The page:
1995 saw the cultivation of the General Agreement on Trade In Services (GATS) – an agreed set of rules that are globally recognised which enable efficient communication and thus, increased service trade levels.

GATS include virtually all methods services can be traded internationally and incorporates them into a rule-based system which promotes transparency and predictability of the environment in which services firms are trading within.

Trade-in services was found to be of much higher significance than previously thought – accounting for $13 Trillion USD in 2017 when all modes of Service Trade were accounted for. This is approximately 20% of all global trade. Overall, roughly half of all services traded globally are a result of trade in goods, and the lines between the two are often blurred.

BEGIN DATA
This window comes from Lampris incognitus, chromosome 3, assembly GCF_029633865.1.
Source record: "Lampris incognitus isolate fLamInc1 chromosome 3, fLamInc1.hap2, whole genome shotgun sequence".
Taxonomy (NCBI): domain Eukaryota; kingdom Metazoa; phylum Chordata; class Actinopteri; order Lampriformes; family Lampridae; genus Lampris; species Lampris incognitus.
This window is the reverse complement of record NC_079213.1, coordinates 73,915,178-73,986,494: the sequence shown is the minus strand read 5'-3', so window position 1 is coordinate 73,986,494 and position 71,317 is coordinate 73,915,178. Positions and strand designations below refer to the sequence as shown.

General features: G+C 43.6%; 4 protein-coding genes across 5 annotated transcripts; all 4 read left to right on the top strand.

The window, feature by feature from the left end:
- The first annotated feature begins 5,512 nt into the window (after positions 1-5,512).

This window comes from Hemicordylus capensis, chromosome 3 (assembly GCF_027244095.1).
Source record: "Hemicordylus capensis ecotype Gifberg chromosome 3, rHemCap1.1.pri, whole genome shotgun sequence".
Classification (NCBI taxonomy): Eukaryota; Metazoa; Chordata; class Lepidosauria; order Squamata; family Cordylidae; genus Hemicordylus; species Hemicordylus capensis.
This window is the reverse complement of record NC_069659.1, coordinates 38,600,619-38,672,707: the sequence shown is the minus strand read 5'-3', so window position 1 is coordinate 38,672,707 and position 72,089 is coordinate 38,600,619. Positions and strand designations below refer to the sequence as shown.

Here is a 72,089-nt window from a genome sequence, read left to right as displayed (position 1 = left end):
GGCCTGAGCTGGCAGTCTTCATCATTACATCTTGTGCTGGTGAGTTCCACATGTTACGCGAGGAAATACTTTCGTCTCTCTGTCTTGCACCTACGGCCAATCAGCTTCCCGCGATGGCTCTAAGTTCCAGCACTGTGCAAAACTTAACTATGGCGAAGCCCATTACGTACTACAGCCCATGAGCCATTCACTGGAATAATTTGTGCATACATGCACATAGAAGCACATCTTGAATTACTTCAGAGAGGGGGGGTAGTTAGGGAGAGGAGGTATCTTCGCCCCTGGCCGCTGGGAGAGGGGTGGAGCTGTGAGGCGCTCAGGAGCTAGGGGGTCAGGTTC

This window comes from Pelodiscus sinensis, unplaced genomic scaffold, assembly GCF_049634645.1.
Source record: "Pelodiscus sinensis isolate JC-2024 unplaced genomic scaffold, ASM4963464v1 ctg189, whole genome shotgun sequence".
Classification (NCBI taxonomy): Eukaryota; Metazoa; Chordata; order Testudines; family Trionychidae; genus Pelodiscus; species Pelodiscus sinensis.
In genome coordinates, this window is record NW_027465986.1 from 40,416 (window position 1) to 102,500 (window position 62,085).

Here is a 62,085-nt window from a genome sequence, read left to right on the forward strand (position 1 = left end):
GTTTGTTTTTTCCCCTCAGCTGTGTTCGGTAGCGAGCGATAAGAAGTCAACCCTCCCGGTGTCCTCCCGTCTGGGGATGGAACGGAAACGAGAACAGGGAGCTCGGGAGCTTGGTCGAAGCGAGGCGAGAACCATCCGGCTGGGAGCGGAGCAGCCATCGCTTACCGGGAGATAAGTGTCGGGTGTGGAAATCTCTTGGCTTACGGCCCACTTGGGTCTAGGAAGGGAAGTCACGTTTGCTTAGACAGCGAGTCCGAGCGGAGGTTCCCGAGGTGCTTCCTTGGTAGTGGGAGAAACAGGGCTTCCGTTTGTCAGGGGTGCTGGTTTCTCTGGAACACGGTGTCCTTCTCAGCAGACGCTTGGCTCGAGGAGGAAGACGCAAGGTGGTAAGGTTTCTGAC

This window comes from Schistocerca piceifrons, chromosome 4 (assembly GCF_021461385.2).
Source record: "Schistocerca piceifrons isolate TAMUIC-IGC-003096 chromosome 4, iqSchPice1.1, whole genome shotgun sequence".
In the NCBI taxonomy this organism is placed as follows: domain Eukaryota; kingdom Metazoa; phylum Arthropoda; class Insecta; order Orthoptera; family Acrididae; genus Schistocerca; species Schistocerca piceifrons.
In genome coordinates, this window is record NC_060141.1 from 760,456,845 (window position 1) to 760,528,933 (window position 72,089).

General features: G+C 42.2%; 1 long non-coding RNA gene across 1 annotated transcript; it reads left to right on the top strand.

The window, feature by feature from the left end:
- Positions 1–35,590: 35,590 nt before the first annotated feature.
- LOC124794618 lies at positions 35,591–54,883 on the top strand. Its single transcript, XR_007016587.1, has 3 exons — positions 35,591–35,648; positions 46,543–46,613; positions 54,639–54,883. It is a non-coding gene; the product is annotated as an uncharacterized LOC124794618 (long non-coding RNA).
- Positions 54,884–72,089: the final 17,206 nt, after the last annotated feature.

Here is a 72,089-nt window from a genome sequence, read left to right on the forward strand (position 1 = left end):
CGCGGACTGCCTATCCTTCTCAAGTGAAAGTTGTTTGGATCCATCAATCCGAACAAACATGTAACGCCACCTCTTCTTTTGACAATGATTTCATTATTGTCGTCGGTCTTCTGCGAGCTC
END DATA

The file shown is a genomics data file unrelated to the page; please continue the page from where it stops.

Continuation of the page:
There are 4 main modes of services trade which are categorized by the WTO:

Mode 1) Cross-Border Supply:

Services are provided from one WTO member into the country of another WTO member through methods such as the internet. 

Mode 2) Consumption Abroad: 

The service is supplied in the country of one WTO member, and is open to consumption from (mostly) any other WTO member – such as tourism. 

Mode 3) Commercial Presence: 

Services through Commercial Presence are supplied by one WTO member country by means of having a physical affiliate in the destination country of another member country. An example of this would be a bank opening a branch in another member country. 

Mode 4) The Presence of Natural Persons: 

This method includes having persons – such as consultants etc. – situated in the destination country.